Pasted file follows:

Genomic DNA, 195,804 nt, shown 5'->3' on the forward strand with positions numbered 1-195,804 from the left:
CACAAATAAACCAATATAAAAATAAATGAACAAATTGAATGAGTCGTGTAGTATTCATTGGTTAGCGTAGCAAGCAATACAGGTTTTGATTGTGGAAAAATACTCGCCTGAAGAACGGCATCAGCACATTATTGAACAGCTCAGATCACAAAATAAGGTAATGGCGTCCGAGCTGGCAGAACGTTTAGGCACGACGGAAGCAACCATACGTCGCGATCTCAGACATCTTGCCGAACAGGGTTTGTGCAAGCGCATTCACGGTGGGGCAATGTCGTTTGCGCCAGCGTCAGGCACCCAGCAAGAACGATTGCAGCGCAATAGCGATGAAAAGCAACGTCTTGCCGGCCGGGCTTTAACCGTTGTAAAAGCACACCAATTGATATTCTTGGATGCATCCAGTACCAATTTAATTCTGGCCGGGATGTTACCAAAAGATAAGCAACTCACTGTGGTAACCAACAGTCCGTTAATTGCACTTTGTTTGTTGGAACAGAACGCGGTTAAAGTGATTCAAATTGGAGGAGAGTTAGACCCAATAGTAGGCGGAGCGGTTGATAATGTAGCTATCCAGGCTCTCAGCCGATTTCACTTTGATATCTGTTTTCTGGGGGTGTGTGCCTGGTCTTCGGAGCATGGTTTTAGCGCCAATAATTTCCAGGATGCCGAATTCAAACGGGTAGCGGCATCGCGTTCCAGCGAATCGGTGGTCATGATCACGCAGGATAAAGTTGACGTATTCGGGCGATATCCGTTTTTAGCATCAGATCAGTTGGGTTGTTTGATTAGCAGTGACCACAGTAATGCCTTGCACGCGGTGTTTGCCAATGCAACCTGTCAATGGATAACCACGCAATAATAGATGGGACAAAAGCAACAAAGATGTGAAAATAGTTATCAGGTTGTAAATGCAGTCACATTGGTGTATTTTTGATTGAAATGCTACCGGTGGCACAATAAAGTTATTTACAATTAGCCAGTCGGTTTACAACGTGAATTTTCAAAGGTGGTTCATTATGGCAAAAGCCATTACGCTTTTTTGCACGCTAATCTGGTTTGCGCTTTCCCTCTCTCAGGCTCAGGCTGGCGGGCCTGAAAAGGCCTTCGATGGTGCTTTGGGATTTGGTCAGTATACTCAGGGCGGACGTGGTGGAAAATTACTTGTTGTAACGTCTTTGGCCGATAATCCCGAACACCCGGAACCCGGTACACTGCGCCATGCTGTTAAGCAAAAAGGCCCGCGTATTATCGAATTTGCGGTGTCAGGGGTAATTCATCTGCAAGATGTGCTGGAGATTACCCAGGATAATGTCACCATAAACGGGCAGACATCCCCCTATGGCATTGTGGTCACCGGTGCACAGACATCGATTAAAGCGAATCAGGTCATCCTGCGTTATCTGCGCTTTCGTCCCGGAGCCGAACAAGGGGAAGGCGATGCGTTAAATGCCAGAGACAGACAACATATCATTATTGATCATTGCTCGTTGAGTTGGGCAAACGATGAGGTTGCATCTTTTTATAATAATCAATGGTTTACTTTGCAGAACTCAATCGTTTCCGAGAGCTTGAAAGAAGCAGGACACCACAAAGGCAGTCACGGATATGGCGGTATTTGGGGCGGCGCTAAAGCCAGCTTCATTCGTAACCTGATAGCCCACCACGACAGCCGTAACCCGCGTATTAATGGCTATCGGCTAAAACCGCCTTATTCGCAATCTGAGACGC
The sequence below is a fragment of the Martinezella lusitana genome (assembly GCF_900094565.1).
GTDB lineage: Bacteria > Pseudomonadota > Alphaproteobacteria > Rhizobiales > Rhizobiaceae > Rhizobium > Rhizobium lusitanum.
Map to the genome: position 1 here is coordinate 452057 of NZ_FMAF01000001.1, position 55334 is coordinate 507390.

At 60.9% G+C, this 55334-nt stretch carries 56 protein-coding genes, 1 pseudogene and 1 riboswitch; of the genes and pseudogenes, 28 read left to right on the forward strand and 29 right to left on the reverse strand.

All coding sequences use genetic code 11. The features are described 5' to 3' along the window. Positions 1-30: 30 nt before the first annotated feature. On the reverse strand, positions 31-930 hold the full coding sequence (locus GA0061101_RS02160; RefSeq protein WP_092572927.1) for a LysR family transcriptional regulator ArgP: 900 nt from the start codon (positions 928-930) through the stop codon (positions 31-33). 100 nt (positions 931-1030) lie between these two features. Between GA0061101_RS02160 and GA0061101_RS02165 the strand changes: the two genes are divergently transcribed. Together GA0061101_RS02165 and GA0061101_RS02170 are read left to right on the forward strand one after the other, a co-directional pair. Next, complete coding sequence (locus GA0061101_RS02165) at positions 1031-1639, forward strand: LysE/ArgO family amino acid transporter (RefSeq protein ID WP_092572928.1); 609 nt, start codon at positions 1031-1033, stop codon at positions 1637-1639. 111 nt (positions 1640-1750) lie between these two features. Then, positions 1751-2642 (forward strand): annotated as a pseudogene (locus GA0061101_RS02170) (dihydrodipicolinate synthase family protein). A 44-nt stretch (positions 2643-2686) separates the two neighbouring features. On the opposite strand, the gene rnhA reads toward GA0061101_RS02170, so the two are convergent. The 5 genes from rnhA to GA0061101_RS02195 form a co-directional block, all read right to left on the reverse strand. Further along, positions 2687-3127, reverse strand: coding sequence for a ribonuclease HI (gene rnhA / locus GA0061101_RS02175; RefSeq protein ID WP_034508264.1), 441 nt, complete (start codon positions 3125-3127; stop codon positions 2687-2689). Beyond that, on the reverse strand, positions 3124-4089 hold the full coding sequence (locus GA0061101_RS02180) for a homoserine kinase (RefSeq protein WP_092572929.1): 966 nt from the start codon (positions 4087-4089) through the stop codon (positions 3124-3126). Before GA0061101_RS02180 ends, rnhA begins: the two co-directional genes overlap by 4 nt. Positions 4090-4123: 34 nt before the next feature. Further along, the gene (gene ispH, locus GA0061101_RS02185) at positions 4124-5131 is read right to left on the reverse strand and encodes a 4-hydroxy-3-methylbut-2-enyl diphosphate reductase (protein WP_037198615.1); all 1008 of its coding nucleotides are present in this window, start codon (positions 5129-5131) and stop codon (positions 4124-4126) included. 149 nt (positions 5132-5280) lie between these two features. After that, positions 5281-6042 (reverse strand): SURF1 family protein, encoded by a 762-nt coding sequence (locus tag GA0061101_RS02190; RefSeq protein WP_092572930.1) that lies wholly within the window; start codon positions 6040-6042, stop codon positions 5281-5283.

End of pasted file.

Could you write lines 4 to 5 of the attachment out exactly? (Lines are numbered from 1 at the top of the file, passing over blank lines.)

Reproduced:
GTDB lineage: Bacteria > Pseudomonadota > Alphaproteobacteria > Rhizobiales > Rhizobiaceae > Rhizobium > Rhizobium lusitanum.
Map to the genome: position 1 here is coordinate 452057 of NZ_FMAF01000001.1, position 55334 is coordinate 507390.